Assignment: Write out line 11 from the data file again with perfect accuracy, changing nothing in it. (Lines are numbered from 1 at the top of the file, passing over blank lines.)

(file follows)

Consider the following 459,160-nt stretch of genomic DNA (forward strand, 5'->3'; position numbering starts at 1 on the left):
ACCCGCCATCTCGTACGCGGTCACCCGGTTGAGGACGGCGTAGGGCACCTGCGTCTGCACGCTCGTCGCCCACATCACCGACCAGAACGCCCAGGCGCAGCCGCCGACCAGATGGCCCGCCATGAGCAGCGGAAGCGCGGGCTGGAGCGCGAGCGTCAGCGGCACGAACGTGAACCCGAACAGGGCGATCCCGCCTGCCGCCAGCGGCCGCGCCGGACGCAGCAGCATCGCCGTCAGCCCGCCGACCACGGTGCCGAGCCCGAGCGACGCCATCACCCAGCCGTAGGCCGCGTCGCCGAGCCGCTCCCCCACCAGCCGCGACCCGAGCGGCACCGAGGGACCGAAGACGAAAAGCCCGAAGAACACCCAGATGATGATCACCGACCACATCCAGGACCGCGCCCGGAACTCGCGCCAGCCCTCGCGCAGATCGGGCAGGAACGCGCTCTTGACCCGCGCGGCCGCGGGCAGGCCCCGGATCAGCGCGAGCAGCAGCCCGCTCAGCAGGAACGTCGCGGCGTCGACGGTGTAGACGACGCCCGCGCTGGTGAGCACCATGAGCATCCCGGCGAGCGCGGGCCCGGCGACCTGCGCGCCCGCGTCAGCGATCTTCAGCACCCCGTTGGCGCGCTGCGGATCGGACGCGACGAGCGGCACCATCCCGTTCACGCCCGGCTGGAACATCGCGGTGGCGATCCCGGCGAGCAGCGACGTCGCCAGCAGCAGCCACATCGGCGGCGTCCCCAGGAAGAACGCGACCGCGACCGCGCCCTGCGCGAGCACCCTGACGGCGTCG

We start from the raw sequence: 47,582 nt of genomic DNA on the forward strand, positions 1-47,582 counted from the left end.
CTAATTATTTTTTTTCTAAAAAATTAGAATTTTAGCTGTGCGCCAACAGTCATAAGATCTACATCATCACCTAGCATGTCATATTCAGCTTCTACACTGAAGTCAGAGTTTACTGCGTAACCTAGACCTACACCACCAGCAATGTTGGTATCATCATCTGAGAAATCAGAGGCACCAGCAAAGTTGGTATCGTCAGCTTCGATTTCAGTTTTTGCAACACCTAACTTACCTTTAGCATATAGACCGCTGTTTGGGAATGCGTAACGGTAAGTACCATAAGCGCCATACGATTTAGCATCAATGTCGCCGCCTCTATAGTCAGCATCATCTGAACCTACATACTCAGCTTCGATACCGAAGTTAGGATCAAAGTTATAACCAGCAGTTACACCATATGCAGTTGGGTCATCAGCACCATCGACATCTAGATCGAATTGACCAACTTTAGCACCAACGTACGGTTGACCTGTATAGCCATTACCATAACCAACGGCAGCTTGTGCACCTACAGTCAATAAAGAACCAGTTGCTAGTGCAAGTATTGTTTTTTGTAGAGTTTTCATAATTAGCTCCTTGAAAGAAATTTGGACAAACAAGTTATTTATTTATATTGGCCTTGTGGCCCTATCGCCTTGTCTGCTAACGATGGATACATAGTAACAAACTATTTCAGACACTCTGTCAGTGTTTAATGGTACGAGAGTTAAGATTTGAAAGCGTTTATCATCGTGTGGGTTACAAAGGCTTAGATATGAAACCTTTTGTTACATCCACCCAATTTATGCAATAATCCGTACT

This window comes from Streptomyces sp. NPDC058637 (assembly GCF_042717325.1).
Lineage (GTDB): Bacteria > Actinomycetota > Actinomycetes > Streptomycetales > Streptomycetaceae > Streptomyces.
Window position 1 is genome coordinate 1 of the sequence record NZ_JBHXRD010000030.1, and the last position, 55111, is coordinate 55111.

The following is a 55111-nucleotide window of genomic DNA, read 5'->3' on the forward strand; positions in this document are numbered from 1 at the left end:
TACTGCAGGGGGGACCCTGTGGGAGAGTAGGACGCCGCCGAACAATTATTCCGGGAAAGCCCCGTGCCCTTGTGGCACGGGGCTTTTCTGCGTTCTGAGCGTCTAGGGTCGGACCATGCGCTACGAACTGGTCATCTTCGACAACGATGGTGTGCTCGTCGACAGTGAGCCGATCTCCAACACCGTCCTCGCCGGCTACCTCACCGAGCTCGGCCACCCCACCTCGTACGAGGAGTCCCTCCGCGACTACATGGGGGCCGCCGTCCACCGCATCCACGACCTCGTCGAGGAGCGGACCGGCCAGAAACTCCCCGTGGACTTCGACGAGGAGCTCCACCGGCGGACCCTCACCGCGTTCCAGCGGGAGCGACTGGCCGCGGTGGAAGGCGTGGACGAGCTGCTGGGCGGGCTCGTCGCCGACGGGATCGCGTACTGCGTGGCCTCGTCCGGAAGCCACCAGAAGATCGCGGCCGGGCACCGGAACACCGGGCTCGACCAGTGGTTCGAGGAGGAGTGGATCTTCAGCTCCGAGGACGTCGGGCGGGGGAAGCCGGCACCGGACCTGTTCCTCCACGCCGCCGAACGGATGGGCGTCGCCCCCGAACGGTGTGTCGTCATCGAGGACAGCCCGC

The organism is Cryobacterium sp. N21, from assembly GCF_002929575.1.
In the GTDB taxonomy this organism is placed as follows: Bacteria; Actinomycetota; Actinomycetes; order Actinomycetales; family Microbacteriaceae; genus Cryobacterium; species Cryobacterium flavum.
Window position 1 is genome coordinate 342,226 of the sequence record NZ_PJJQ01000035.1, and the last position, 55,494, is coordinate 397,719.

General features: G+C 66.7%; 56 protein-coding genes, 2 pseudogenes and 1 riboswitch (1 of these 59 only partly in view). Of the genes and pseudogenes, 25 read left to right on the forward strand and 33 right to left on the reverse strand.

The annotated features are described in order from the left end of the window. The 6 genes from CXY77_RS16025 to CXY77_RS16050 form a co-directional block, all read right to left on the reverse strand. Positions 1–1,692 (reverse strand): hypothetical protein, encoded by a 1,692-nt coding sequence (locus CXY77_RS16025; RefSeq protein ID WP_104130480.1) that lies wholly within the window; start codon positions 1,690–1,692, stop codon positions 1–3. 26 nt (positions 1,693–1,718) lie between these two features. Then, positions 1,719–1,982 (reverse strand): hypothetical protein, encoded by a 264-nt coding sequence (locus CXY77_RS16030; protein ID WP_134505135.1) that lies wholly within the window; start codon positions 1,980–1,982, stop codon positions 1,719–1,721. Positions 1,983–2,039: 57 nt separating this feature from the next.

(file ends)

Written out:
In the GTDB taxonomy this organism is placed as follows: Bacteria; Actinomycetota; Actinomycetes; order Actinomycetales; family Microbacteriaceae; genus Cryobacterium; species Cryobacterium flavum.